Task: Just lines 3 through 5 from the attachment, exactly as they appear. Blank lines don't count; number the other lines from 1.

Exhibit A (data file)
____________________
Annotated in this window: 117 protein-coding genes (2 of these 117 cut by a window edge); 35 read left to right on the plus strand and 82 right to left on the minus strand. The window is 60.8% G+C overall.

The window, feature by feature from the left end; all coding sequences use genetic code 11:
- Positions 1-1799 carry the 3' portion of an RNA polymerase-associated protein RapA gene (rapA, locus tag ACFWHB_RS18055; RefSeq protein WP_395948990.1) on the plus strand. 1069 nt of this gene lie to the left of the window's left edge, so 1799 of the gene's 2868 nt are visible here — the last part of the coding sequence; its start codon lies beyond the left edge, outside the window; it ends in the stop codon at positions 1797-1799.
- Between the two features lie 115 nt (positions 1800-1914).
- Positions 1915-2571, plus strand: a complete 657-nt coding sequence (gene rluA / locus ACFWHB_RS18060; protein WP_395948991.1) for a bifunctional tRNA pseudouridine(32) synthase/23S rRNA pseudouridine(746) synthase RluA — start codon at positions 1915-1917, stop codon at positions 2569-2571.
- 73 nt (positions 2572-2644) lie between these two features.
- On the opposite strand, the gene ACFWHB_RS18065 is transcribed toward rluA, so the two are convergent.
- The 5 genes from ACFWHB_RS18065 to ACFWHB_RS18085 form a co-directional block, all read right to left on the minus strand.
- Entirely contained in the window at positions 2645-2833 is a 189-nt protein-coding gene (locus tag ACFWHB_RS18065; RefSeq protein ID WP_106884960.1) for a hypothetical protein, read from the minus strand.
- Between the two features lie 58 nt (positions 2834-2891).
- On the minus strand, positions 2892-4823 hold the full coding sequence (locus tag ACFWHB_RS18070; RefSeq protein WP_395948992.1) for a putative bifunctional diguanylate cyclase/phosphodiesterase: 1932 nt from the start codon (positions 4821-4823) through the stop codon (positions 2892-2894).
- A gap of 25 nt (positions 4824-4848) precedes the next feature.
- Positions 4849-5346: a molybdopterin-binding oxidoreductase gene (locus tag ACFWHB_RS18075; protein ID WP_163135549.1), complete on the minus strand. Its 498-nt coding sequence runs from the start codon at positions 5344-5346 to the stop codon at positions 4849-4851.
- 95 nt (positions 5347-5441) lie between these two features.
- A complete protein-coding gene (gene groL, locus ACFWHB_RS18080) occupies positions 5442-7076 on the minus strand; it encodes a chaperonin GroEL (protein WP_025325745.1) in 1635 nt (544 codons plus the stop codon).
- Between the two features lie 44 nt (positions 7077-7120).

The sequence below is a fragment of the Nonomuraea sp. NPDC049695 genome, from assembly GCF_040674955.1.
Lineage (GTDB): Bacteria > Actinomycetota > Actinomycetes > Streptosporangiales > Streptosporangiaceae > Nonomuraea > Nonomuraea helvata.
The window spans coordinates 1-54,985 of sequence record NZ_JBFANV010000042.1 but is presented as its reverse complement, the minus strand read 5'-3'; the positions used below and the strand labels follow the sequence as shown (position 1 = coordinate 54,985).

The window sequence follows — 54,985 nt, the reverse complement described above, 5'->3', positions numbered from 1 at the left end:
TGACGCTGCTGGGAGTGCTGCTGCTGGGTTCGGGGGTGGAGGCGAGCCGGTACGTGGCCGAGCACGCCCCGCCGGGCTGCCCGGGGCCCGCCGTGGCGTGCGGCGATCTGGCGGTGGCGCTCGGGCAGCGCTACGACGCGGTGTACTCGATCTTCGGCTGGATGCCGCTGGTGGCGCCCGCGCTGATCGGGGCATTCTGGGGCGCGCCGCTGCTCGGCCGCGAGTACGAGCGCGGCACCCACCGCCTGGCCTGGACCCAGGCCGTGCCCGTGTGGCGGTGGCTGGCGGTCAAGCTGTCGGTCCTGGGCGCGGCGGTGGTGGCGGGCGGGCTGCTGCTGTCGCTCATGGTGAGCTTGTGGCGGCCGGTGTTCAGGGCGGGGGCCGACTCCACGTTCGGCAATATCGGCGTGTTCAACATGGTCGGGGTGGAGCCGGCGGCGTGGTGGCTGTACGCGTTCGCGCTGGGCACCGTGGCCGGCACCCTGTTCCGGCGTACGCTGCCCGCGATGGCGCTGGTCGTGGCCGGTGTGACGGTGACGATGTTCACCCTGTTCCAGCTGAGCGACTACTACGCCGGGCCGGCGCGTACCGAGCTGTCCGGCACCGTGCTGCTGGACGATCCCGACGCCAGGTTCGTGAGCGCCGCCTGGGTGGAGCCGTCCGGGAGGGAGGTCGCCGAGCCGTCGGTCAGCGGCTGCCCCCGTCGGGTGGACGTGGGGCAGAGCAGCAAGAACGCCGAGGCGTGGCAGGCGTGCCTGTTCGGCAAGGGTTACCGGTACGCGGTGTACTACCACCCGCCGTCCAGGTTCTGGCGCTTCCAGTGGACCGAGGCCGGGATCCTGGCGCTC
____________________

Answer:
- Positions 1-1799 carry the 3' portion of an RNA polymerase-associated protein RapA gene (rapA, locus tag ACFWHB_RS18055; RefSeq protein WP_395948990.1) on the plus strand. 1069 nt of this gene lie to the left of the window's left edge, so 1799 of the gene's 2868 nt are visible here — the last part of the coding sequence; its start codon lies beyond the left edge, outside the window; it ends in the stop codon at positions 1797-1799.
- Between the two features lie 115 nt (positions 1800-1914).
- Positions 1915-2571, plus strand: a complete 657-nt coding sequence (gene rluA / locus ACFWHB_RS18060; protein WP_395948991.1) for a bifunctional tRNA pseudouridine(32) synthase/23S rRNA pseudouridine(746) synthase RluA — start codon at positions 1915-1917, stop codon at positions 2569-2571.